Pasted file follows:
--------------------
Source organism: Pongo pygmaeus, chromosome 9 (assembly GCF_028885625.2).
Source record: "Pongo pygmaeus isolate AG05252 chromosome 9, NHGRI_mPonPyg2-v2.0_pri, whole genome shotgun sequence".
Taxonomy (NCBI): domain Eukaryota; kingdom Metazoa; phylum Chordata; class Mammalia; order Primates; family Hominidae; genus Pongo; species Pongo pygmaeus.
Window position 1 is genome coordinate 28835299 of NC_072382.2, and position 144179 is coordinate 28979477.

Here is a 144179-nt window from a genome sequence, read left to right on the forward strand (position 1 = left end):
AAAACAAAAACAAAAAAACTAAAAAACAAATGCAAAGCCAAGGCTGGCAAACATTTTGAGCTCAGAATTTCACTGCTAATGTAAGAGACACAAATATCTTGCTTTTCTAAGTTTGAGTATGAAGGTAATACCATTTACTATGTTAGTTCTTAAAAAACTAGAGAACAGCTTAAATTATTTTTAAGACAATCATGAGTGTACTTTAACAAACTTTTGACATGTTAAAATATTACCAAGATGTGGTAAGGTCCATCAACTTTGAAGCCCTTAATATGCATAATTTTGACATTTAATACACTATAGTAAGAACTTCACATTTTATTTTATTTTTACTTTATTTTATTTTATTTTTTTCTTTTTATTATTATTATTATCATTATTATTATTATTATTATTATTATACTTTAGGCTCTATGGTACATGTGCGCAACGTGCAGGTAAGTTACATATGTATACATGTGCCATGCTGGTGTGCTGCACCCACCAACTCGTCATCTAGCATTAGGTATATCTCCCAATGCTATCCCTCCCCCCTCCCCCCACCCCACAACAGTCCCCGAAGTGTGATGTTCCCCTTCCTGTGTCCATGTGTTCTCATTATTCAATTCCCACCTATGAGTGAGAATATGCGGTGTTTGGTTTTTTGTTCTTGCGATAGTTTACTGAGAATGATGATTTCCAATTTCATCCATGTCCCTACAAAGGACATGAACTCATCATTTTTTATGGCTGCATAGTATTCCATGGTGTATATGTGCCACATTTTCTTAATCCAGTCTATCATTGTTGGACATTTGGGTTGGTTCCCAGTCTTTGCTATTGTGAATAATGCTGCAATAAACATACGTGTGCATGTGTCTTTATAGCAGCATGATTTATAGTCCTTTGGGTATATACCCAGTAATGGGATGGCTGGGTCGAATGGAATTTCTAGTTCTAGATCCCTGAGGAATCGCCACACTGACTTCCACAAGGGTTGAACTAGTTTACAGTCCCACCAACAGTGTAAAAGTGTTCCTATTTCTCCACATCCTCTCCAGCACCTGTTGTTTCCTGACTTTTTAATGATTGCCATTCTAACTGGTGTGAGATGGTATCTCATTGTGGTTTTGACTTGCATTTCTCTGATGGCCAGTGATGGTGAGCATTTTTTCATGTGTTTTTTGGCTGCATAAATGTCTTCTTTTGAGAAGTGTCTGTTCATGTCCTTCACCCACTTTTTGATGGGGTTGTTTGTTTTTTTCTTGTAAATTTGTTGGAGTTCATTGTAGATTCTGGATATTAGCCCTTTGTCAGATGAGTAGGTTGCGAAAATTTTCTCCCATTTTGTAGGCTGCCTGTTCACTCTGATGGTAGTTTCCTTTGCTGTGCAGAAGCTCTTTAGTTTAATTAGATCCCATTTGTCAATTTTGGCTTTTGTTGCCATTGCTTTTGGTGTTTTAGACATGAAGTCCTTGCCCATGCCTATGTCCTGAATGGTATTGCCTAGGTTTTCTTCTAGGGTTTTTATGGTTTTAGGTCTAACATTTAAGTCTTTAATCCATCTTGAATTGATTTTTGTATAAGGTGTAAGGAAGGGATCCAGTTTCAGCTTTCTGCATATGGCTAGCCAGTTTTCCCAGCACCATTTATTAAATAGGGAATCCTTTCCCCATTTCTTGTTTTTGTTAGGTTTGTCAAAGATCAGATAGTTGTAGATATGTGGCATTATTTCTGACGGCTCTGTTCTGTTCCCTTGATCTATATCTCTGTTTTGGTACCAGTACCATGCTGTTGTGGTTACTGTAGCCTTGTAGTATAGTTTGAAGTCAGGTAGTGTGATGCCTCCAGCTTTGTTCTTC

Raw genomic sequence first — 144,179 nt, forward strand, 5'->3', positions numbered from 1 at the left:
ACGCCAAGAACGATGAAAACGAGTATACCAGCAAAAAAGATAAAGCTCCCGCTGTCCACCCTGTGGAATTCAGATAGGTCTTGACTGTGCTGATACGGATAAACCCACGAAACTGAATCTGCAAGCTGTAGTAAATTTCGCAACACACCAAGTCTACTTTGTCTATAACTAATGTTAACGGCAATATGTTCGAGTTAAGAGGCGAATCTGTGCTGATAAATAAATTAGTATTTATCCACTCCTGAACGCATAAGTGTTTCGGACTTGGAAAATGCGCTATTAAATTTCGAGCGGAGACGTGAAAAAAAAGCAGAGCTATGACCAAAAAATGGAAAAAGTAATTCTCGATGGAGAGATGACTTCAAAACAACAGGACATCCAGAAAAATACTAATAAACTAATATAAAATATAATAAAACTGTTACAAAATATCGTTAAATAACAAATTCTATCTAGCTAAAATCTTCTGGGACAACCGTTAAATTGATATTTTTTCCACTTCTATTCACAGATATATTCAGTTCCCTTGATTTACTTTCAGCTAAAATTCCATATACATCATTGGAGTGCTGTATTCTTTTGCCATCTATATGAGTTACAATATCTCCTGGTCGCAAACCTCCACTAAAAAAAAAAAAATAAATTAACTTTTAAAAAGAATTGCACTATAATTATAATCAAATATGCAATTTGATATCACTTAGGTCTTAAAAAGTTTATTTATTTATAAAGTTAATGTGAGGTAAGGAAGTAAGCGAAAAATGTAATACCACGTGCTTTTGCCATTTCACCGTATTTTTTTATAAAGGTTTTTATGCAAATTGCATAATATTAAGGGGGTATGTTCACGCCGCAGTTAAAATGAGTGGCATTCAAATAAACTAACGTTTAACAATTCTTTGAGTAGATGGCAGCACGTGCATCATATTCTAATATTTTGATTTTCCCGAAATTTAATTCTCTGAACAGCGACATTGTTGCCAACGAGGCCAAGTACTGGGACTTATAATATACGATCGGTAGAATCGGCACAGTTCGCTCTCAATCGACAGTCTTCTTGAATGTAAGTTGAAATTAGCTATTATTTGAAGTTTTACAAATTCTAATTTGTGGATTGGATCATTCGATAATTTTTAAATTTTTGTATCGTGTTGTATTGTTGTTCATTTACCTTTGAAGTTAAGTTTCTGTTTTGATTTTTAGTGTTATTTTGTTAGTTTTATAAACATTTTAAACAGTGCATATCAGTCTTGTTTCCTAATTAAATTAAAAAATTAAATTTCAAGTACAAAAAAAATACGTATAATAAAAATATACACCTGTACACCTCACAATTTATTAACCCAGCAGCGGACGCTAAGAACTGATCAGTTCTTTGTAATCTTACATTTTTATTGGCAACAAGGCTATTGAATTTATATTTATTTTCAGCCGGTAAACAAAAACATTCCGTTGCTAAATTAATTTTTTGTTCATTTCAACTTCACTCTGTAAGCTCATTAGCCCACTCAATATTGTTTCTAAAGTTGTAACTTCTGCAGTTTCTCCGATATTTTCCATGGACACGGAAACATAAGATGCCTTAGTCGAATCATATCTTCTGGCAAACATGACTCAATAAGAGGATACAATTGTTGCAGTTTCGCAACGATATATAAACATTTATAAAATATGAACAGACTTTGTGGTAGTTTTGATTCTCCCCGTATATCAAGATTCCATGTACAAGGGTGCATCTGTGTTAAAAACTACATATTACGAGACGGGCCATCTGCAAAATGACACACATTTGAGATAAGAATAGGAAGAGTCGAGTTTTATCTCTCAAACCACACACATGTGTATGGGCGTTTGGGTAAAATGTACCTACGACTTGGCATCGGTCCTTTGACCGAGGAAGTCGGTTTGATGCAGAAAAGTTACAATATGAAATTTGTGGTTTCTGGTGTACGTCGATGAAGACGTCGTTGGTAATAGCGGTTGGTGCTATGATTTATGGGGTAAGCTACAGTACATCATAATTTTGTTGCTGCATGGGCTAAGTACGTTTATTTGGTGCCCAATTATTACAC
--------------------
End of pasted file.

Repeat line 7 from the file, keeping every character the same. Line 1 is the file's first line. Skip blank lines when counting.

Raw genomic sequence first — 144,179 nt, forward strand, 5'->3', positions numbered from 1 at the left: